Looming over the next step in their relationship,
See full article at Screen Anarchy »

Sturgess, Winterbottom Enter "Promised Land"

Michael Winterbottom ("Nine Songs") is next set to direct the $5 million indie "Promised Land" for Revolution Studios reports Variety.

The story details with the events that lead up to the 1948 partition of Palestine and the subsequent creation of the state of Israel.

Jim Sturgess ("Across the Universe," "21") will star as a British officer hunting down the extremist Jewish factions.

Andrew Eaton will produce and filming kicks off in the Summer.
See full article at Dark Horizons »

Tracklisting for Kanye West's 'VH1 Storytellers'

Nine songs have been listed as offerings for those purchasing Kanye West's CD/DVD "VH1 Storytellers" on January 5. "See You in My Nightmares", "Robocop", "Say You Will" and "Amazing" are some of the tracks appearing on the list.

In addition, interview with Kanye concerning stories behind each song will be featured in it. The double set was filmed in February months before he was slammed for interrupting Taylor Swift's Best Female Video acceptance speech at 2009 MTV Video Music Awards.

Previously, Kanye West's debut album "The College Dropout" was named by Entertainment Weekly as one of the 10 best albums of the decade. In response, the rapper who has avoided spotlight since the MTV VMAs incident wrote on his blog, "This is really flattering... i've had some ups and downs this year, well actually this decade. just seeing this cover takes me back to that time of my life.
See full article at Aceshowbiz »

First Images from Michael Winterbottom’s The Killer Inside Me

Hey, look, it’s Jessica Alba as a prostitute! A really classy looking prostitute, anyway. I was expecting truck stop dirty, but apparently Michael Winterbottom’s adaptation of Jim Thompson’s “The Killer Inside Me” is a period movie, with fedoras, classic cars, and movie picture shows and all that period stuff. From the guy who gave us “Nine Songs”, this is not quite what I was expecting. Aw, well, you can’t always get what you want. Some images from the movie, set for sometime in 2010, have surfaced over at Quiet Earth. Based on the novel by legendary pulp writer Jim Thompson, Michael Winterbottom’s The Killer Inside Me tells the story of handsome, charming, unassuming small town sheriff’s deputy Lou Ford. Lou has a bunch of problems. Woman problems. Law enforcement problems. An ever-growing pile of murder victims in his West Texas jurisdiction. And the fact he’s a sadist,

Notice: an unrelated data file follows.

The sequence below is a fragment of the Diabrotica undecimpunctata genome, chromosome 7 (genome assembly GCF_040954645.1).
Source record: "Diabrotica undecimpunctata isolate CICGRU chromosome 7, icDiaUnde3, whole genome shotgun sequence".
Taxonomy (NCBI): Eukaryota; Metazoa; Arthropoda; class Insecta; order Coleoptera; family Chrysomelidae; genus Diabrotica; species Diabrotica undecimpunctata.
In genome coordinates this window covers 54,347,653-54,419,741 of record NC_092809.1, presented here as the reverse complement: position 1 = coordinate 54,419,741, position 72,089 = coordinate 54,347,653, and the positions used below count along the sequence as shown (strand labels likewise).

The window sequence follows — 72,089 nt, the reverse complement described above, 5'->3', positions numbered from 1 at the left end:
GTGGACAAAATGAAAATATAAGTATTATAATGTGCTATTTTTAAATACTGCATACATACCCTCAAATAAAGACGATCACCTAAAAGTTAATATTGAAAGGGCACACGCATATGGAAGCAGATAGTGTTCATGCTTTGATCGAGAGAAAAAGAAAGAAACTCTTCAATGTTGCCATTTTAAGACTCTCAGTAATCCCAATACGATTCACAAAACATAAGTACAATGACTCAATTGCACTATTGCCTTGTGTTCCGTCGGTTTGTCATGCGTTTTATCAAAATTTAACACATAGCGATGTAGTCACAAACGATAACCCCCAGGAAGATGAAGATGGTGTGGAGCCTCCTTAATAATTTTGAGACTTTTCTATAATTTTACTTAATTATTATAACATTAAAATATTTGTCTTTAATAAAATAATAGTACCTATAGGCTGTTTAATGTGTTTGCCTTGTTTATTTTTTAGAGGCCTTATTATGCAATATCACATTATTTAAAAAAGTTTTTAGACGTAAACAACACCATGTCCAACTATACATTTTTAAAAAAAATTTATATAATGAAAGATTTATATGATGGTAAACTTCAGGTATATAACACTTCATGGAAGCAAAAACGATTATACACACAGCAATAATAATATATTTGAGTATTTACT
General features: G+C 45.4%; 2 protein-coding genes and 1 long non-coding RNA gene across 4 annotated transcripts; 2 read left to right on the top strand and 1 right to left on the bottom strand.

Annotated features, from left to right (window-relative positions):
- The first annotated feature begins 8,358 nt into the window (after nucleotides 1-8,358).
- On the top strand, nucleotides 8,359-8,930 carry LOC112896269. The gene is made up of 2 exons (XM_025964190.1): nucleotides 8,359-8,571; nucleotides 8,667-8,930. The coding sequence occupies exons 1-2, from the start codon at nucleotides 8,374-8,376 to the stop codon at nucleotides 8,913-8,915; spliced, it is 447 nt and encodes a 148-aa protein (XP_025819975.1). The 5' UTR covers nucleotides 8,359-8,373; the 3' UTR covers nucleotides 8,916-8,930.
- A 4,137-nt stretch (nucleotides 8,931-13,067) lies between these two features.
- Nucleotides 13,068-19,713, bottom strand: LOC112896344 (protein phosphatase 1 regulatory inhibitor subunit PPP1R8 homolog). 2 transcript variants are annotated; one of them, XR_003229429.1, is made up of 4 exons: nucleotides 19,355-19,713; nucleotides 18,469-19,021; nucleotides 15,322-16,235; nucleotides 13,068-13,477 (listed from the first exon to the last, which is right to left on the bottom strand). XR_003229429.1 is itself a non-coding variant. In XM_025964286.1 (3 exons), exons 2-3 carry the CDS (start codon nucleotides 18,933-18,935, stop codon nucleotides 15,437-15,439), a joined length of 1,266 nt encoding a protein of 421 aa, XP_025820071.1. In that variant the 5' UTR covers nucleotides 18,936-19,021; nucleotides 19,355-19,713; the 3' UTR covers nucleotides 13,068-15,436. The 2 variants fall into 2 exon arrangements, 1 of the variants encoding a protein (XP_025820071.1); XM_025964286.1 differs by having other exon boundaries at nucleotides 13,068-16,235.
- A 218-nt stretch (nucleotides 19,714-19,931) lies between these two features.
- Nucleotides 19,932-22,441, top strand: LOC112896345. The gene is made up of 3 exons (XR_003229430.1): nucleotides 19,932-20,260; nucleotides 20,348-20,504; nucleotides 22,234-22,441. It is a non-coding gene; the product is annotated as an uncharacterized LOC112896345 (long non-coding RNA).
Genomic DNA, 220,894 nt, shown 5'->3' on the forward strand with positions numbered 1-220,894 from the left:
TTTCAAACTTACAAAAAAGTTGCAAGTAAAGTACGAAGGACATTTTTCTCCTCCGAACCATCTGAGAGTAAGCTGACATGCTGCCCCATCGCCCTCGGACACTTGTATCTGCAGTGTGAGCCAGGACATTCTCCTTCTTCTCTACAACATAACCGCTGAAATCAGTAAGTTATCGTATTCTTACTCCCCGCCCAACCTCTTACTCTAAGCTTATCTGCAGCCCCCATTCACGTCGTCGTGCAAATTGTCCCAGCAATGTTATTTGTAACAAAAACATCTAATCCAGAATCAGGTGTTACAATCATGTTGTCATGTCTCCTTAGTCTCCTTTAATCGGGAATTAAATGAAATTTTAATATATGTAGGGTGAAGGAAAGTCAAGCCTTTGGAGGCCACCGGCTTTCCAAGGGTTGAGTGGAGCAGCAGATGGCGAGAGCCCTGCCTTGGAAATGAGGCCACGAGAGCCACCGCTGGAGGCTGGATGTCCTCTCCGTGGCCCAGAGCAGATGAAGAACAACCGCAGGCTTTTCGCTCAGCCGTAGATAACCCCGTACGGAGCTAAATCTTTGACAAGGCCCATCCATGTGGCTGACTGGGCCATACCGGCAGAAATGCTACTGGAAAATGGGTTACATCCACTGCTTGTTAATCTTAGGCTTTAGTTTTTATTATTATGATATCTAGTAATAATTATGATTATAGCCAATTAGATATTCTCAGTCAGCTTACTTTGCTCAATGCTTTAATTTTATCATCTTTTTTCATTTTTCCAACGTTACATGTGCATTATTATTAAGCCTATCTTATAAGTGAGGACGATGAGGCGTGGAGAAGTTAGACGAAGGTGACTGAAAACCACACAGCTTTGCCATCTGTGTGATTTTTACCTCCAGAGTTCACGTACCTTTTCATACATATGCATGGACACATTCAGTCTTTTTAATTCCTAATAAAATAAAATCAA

See full article at Beyond Hollywood »

Review of "The Panda Candy"

Chun Sue (left) and Taki Zhang in The Panda Candy

The Panda Candy is a quirky, unconventional film from Chinese musician/painter/filmmaker Peng Lei. Shot in a pseudo-documentary style with non-professional actors, the piece is certainly different, though audiences may disagree strongly on whether this is a good or a bad thing.

The story — such as it is — follows the adventures of two young women, played by Chun Sue (who penned the story that inspired the film) and Taki Zhang.

Taki’s character is a lesbian who floats around with the rock band New Pants (of which Peng Lei is the front man), dating all of the girls she meets as the band tours across China. The other woman, Chun, is more interested in guys, dating a string of men until she meets her apparent soul mate in Taki.

Instead of presenting a traditional narrative of the beginning-middle-end sort,
See full article at AfterEllen.com »